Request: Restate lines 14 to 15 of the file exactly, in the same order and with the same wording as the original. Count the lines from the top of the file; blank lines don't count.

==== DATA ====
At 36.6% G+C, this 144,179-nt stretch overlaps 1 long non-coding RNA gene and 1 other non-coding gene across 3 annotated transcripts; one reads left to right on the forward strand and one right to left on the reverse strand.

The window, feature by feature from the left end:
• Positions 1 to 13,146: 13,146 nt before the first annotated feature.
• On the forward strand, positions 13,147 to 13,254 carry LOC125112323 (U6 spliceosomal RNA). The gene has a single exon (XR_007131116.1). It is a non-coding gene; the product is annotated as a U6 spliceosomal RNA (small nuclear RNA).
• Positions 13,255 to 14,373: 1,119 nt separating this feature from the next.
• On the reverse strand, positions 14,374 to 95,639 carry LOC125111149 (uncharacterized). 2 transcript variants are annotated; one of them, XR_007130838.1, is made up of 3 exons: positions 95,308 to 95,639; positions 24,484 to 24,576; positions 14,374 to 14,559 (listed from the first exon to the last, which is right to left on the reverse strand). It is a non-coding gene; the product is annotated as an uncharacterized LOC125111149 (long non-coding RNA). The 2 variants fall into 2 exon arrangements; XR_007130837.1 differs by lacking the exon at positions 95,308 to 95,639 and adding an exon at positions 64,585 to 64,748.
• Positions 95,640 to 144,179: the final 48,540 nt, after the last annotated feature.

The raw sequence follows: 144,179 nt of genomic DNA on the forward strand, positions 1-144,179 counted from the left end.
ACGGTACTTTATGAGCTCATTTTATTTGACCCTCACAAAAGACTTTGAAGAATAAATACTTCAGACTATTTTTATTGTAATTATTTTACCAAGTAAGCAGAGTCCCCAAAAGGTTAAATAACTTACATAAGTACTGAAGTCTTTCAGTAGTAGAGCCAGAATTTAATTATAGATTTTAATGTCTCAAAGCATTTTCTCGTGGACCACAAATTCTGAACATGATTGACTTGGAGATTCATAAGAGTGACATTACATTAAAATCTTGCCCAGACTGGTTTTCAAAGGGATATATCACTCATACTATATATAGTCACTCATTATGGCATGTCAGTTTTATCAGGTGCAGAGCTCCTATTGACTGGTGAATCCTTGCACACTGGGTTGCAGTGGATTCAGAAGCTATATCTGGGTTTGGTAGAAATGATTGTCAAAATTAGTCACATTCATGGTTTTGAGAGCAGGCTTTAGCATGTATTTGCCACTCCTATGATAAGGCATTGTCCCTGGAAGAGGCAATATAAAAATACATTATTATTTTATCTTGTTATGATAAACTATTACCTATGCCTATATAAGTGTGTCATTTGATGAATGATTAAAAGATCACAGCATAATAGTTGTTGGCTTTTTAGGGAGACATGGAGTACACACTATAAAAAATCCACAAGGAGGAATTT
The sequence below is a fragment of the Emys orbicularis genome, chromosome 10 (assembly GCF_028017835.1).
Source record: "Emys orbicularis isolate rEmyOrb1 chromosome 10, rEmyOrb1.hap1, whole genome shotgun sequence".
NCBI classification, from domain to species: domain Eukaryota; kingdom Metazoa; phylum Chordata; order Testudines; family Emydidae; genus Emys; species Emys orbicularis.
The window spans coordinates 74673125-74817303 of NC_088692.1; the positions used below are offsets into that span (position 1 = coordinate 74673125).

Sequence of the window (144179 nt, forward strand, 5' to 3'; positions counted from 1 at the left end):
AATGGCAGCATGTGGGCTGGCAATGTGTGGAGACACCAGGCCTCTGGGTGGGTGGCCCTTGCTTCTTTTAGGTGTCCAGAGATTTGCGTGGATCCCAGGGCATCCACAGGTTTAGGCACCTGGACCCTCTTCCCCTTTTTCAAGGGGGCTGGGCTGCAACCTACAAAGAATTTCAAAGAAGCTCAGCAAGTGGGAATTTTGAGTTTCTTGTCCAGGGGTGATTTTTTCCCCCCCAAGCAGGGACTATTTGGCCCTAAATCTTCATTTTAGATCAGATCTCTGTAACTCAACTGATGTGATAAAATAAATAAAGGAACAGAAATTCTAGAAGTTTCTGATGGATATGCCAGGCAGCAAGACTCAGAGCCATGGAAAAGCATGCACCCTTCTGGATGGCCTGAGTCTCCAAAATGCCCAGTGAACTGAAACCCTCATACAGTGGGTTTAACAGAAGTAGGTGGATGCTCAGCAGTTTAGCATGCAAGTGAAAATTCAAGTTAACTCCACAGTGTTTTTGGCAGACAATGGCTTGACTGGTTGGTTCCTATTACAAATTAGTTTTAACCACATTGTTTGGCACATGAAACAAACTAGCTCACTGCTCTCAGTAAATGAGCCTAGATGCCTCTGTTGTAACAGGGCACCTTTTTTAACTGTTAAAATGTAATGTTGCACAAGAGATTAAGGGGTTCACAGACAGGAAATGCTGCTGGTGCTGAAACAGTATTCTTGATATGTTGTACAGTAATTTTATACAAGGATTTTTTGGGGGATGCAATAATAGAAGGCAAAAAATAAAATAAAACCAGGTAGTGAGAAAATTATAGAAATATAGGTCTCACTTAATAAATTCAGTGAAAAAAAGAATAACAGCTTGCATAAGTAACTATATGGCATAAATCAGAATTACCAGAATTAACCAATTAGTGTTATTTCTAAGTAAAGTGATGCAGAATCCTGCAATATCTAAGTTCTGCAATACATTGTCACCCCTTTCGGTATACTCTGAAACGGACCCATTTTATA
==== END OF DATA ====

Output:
Sequence of the window (144179 nt, forward strand, 5' to 3'; positions counted from 1 at the left end):
AATGGCAGCATGTGGGCTGGCAATGTGTGGAGACACCAGGCCTCTGGGTGGGTGGCCCTTGCTTCTTTTAGGTGTCCAGAGATTTGCGTGGATCCCAGGGCATCCACAGGTTTAGGCACCTGGACCCTCTTCCCCTTTTTCAAGGGGGCTGGGCTGCAACCTACAAAGAATTTCAAAGAAGCTCAGCAAGTGGGAATTTTGAGTTTCTTGTCCAGGGGTGATTTTTTCCCCCCCAAGCAGGGACTATTTGGCCCTAAATCTTCATTTTAGATCAGATCTCTGTAACTCAACTGATGTGATAAAATAAATAAAGGAACAGAAATTCTAGAAGTTTCTGATGGATATGCCAGGCAGCAAGACTCAGAGCCATGGAAAAGCATGCACCCTTCTGGATGGCCTGAGTCTCCAAAATGCCCAGTGAACTGAAACCCTCATACAGTGGGTTTAACAGAAGTAGGTGGATGCTCAGCAGTTTAGCATGCAAGTGAAAATTCAAGTTAACTCCACAGTGTTTTTGGCAGACAATGGCTTGACTGGTTGGTTCCTATTACAAATTAGTTTTAACCACATTGTTTGGCACATGAAACAAACTAGCTCACTGCTCTCAGTAAATGAGCCTAGATGCCTCTGTTGTAACAGGGCACCTTTTTTAACTGTTAAAATGTAATGTTGCACAAGAGATTAAGGGGTTCACAGACAGGAAATGCTGCTGGTGCTGAAACAGTATTCTTGATATGTTGTACAGTAATTTTATACAAGGATTTTTTGGGGGATGCAATAATAGAAGGCAAAAAATAAAATAAAACCAGGTAGTGAGAAAATTATAGAAATATAGGTCTCACTTAATAAATTCAGTGAAAAAAAGAATAACAGCTTGCATAAGTAACTATATGGCATAAATCAGAATTACCAGAATTAACCAATTAGTGTTATTTCTAAGTAAAGTGATGCAGAATCCTGCAATATCTAAGTTCTGCAATACATTGTCACCCCTTTCGGTATACTCTGAAACGGACCCATTTTATA